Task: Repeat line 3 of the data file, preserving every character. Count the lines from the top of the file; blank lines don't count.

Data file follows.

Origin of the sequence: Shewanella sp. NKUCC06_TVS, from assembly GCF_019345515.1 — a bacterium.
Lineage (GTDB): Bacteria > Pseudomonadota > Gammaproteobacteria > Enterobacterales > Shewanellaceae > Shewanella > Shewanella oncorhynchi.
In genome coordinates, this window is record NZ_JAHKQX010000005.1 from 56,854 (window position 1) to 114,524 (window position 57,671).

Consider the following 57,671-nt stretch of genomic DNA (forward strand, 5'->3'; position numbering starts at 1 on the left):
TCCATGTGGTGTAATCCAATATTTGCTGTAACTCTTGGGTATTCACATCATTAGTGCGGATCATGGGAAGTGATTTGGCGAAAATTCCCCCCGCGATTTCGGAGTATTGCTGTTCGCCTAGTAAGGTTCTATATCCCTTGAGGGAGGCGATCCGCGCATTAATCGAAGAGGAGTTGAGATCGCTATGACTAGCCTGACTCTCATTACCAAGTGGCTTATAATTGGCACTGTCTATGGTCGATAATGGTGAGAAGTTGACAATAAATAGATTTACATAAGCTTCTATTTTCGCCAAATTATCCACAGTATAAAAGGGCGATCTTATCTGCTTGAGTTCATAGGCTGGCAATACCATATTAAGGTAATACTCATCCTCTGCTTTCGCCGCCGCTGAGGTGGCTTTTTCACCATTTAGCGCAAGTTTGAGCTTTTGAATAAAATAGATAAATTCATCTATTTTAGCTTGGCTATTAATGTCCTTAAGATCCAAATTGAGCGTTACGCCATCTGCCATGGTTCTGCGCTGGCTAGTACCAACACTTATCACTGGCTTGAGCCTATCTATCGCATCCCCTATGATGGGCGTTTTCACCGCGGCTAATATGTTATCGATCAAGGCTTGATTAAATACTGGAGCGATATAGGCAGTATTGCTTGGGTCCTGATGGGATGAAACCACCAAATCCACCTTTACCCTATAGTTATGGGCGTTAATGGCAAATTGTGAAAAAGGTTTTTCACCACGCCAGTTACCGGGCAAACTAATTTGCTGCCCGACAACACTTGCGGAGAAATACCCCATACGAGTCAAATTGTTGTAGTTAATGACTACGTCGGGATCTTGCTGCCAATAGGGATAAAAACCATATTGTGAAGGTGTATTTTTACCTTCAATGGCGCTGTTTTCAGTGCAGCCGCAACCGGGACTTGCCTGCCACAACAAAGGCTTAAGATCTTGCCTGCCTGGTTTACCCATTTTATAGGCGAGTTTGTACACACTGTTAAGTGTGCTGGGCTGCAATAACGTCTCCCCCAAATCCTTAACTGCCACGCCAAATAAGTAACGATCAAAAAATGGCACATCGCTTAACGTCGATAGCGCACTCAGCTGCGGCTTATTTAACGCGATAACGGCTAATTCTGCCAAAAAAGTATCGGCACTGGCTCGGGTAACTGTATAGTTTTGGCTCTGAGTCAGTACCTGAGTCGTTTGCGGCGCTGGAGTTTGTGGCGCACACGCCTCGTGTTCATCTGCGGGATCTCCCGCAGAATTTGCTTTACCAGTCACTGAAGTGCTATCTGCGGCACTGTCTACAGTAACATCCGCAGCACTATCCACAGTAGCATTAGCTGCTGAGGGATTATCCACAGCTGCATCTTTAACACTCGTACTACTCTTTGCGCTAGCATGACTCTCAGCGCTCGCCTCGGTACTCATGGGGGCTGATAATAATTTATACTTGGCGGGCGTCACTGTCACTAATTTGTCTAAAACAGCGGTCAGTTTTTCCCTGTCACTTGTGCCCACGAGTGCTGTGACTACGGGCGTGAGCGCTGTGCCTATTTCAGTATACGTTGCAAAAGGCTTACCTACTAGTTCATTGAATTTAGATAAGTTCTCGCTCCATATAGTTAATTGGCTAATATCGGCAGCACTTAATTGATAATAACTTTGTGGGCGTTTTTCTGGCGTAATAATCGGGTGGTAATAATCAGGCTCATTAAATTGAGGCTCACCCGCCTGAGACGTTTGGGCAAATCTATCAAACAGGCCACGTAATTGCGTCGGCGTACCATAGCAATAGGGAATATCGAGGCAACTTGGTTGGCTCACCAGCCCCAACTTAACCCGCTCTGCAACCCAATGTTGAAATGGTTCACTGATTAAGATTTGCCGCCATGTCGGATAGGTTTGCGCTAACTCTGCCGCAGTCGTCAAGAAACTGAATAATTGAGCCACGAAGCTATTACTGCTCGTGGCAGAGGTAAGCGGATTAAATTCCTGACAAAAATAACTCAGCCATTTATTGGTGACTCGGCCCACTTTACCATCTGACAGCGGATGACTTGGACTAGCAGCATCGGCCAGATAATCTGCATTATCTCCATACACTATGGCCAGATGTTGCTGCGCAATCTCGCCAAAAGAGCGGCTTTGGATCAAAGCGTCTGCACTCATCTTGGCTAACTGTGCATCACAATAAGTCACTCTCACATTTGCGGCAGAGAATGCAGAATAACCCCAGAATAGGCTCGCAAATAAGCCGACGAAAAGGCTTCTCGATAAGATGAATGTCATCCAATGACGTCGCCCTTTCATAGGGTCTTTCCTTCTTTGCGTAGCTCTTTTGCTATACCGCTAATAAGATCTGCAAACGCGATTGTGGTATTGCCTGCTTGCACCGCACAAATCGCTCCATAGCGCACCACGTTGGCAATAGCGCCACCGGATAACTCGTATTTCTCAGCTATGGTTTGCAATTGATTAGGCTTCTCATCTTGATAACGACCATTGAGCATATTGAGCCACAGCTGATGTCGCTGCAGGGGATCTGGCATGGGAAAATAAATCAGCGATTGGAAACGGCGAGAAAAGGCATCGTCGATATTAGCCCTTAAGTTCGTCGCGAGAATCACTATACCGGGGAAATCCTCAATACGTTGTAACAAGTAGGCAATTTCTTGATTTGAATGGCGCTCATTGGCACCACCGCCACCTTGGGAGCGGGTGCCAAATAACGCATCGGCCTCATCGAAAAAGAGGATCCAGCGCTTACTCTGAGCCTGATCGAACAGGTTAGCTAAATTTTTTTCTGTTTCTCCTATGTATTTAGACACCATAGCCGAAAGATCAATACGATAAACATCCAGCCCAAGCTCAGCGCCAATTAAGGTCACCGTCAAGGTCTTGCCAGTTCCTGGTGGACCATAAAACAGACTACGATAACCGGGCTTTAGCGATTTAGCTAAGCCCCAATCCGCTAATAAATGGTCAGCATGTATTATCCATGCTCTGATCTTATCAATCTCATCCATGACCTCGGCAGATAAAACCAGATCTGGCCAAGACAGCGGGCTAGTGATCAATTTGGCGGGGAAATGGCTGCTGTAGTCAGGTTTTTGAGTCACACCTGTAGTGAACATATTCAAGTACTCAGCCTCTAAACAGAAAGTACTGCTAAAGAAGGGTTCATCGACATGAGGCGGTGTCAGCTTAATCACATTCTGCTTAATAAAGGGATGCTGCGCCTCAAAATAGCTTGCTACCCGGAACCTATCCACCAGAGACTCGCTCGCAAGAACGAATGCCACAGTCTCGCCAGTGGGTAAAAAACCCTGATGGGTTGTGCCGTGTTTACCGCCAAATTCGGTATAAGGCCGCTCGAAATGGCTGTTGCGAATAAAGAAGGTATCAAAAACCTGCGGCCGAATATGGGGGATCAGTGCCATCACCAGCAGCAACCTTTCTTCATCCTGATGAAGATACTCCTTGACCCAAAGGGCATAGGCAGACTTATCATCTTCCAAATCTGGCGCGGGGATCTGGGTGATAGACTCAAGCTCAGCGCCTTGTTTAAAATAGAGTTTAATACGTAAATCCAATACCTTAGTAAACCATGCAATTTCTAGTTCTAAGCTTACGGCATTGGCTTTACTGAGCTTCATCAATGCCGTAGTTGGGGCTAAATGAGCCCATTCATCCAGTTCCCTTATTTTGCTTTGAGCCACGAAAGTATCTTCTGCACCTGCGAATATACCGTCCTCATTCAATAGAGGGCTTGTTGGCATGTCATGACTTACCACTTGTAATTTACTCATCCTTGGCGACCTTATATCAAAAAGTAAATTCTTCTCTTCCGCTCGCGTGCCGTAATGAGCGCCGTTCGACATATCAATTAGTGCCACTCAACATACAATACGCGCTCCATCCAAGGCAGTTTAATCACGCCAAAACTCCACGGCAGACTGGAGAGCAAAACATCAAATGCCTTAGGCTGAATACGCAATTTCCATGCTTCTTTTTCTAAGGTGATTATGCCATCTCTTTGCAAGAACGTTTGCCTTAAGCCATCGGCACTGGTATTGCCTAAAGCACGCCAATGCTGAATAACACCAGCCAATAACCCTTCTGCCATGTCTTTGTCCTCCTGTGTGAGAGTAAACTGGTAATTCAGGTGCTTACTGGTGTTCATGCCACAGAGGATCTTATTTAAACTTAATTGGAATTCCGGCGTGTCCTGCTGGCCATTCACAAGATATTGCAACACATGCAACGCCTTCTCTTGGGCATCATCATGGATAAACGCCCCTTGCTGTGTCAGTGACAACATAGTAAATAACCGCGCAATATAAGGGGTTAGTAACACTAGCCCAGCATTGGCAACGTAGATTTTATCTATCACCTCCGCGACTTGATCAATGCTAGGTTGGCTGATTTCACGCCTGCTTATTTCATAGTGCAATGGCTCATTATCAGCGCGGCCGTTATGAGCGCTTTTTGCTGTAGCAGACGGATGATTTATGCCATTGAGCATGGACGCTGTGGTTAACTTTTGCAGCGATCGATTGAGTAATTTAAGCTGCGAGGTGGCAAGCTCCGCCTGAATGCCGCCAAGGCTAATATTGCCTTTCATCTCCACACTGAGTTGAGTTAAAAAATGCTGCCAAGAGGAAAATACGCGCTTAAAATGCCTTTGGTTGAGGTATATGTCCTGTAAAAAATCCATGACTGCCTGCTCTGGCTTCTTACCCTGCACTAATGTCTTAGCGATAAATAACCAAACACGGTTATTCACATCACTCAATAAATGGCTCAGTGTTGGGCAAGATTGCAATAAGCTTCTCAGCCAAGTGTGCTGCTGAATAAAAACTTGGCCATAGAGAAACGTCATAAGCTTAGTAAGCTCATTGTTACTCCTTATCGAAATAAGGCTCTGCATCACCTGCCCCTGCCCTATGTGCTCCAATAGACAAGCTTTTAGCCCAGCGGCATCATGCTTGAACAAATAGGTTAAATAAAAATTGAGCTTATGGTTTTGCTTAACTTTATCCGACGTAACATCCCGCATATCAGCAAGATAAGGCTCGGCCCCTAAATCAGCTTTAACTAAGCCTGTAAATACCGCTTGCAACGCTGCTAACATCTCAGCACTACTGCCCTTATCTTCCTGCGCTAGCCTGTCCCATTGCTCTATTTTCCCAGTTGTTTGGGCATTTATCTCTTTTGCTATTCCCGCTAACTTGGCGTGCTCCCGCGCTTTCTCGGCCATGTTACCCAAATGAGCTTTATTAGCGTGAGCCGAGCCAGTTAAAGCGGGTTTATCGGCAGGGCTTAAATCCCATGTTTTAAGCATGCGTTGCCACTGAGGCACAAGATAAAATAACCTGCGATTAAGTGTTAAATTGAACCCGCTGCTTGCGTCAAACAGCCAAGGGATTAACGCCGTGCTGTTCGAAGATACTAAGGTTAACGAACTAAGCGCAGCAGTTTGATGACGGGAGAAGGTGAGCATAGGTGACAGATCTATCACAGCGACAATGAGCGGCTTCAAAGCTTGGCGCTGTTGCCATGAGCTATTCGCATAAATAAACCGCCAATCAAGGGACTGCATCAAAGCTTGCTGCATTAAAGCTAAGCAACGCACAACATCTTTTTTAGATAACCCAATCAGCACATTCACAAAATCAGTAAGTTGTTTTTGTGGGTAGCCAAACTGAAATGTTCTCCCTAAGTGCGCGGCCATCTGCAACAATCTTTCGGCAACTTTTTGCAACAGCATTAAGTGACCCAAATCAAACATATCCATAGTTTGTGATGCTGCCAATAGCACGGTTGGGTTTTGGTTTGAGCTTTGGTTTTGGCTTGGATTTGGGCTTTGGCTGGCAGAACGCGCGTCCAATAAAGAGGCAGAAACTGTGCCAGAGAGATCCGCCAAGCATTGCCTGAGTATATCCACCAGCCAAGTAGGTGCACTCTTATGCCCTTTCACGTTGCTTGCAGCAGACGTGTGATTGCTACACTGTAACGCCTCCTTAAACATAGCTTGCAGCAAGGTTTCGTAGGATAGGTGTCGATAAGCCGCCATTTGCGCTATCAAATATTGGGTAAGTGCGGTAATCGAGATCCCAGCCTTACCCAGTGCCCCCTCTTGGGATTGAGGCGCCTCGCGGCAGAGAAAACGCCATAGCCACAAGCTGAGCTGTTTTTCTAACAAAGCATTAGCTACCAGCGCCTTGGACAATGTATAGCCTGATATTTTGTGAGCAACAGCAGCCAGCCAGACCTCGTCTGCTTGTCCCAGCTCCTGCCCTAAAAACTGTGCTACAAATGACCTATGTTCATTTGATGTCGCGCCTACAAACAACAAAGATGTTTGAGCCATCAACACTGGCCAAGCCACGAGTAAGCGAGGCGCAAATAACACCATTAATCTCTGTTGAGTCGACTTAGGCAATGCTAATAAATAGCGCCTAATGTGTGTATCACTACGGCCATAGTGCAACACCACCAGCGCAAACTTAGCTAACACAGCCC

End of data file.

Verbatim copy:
In genome coordinates, this window is record NZ_JAHKQX010000005.1 from 56,854 (window position 1) to 114,524 (window position 57,671).